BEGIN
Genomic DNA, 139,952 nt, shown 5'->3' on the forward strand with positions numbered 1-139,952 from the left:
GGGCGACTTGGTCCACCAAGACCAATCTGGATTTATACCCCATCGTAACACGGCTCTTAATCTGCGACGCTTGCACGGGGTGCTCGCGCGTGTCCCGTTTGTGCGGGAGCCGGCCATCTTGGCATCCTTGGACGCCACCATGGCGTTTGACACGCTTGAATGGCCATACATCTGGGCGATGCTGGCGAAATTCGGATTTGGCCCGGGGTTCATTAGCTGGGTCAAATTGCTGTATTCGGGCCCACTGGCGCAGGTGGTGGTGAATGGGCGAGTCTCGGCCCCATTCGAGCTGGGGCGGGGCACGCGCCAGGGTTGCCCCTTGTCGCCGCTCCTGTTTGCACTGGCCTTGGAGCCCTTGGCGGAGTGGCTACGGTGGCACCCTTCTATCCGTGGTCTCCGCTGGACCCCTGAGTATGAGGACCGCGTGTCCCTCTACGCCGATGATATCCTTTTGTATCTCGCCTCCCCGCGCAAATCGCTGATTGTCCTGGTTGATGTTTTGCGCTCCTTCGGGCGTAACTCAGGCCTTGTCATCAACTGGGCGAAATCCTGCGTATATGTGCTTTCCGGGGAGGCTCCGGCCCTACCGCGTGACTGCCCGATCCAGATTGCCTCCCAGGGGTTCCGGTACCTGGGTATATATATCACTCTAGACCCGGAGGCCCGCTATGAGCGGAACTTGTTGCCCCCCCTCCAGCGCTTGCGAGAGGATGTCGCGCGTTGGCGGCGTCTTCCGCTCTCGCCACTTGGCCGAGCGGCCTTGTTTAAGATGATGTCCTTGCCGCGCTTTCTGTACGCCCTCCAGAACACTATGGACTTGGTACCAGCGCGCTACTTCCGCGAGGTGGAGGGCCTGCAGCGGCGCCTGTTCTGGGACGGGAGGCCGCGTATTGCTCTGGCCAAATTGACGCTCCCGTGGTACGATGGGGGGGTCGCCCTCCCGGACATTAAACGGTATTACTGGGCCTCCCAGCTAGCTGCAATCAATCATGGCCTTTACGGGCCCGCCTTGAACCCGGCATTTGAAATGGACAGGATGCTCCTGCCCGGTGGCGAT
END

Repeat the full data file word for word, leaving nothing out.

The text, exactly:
Genomic DNA, 139,952 nt, shown 5'->3' on the forward strand with positions numbered 1-139,952 from the left:
GGGCGACTTGGTCCACCAAGACCAATCTGGATTTATACCCCATCGTAACACGGCTCTTAATCTGCGACGCTTGCACGGGGTGCTCGCGCGTGTCCCGTTTGTGCGGGAGCCGGCCATCTTGGCATCCTTGGACGCCACCATGGCGTTTGACACGCTTGAATGGCCATACATCTGGGCGATGCTGGCGAAATTCGGATTTGGCCCGGGGTTCATTAGCTGGGTCAAATTGCTGTATTCGGGCCCACTGGCGCAGGTGGTGGTGAATGGGCGAGTCTCGGCCCCATTCGAGCTGGGGCGGGGCACGCGCCAGGGTTGCCCCTTGTCGCCGCTCCTGTTTGCACTGGCCTTGGAGCCCTTGGCGGAGTGGCTACGGTGGCACCCTTCTATCCGTGGTCTCCGCTGGACCCCTGAGTATGAGGACCGCGTGTCCCTCTACGCCGATGATATCCTTTTGTATCTCGCCTCCCCGCGCAAATCGCTGATTGTCCTGGTTGATGTTTTGCGCTCCTTCGGGCGTAACTCAGGCCTTGTCATCAACTGGGCGAAATCCTGCGTATATGTGCTTTCCGGGGAGGCTCCGGCCCTACCGCGTGACTGCCCGATCCAGATTGCCTCCCAGGGGTTCCGGTACCTGGGTATATATATCACTCTAGACCCGGAGGCCCGCTATGAGCGGAACTTGTTGCCCCCCCTCCAGCGCTTGCGAGAGGATGTCGCGCGTTGGCGGCGTCTTCCGCTCTCGCCACTTGGCCGAGCGGCCTTGTTTAAGATGATGTCCTTGCCGCGCTTTCTGTACGCCCTCCAGAACACTATGGACTTGGTACCAGCGCGCTACTTCCGCGAGGTGGAGGGCCTGCAGCGGCGCCTGTTCTGGGACGGGAGGCCGCGTATTGCTCTGGCCAAATTGACGCTCCCGTGGTACGATGGGGGGGTCGCCCTCCCGGACATTAAACGGTATTACTGGGCCTCCCAGCTAGCTGCAATCAATCATGGCCTTTACGGGCCCGCCTTGAACCCGGCATTTGAAATGGACAGGATGCTCCTGCCCGGTGGCGAT